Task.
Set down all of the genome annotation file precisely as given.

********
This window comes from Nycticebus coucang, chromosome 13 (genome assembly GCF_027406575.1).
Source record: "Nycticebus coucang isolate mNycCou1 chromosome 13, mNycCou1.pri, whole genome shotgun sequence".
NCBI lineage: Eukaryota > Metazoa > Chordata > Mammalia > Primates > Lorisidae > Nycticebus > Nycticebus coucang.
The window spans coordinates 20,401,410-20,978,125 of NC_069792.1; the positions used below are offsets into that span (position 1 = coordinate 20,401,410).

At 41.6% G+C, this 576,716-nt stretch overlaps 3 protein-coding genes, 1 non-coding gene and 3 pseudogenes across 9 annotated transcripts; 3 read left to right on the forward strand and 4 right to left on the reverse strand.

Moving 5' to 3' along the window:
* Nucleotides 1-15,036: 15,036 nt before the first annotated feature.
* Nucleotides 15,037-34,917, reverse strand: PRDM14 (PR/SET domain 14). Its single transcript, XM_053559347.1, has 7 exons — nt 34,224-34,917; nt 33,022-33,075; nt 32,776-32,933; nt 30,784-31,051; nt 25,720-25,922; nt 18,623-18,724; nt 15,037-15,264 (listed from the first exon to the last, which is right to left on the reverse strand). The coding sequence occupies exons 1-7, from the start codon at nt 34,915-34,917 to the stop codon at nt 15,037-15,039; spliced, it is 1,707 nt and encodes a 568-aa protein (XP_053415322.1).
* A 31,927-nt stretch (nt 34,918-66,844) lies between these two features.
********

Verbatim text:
This window comes from Nycticebus coucang, chromosome 13 (genome assembly GCF_027406575.1).
Source record: "Nycticebus coucang isolate mNycCou1 chromosome 13, mNycCou1.pri, whole genome shotgun sequence".
NCBI lineage: Eukaryota > Metazoa > Chordata > Mammalia > Primates > Lorisidae > Nycticebus > Nycticebus coucang.
The window spans coordinates 20,401,410-20,978,125 of NC_069792.1; the positions used below are offsets into that span (position 1 = coordinate 20,401,410).

At 41.6% G+C, this 576,716-nt stretch overlaps 3 protein-coding genes, 1 non-coding gene and 3 pseudogenes across 9 annotated transcripts; 3 read left to right on the forward strand and 4 right to left on the reverse strand.

Moving 5' to 3' along the window:
* Nucleotides 1-15,036: 15,036 nt before the first annotated feature.
* Nucleotides 15,037-34,917, reverse strand: PRDM14 (PR/SET domain 14). Its single transcript, XM_053559347.1, has 7 exons — nt 34,224-34,917; nt 33,022-33,075; nt 32,776-32,933; nt 30,784-31,051; nt 25,720-25,922; nt 18,623-18,724; nt 15,037-15,264 (listed from the first exon to the last, which is right to left on the reverse strand). The coding sequence occupies exons 1-7, from the start codon at nt 34,915-34,917 to the stop codon at nt 15,037-15,039; spliced, it is 1,707 nt and encodes a 568-aa protein (XP_053415322.1).
* A 31,927-nt stretch (nt 34,918-66,844) lies between these two features.